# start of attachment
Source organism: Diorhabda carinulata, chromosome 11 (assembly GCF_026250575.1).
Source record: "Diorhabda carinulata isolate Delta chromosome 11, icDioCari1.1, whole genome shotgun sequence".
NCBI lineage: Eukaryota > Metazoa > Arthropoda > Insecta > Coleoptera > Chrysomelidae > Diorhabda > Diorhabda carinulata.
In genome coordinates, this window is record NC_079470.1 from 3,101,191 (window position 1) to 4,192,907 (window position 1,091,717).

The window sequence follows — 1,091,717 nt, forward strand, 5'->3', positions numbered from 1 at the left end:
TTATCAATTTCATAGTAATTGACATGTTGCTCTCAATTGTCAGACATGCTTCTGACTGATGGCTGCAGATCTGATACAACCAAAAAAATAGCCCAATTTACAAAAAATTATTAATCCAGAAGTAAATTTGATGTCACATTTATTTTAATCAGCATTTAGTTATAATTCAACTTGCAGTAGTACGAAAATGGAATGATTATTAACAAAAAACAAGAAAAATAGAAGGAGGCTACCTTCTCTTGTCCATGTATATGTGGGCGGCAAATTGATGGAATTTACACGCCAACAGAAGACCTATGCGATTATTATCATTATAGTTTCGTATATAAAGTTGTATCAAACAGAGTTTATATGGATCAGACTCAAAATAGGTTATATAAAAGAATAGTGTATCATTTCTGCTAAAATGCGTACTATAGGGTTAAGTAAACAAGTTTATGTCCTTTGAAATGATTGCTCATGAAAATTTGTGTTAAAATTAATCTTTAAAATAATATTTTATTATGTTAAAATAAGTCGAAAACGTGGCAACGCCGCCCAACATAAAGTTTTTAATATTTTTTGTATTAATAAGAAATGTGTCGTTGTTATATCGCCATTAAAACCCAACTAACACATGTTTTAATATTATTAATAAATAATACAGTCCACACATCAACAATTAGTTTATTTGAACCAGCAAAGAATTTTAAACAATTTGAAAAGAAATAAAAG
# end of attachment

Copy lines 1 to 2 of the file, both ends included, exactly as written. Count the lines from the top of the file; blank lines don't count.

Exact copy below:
Source organism: Diorhabda carinulata, chromosome 11 (assembly GCF_026250575.1).
Source record: "Diorhabda carinulata isolate Delta chromosome 11, icDioCari1.1, whole genome shotgun sequence".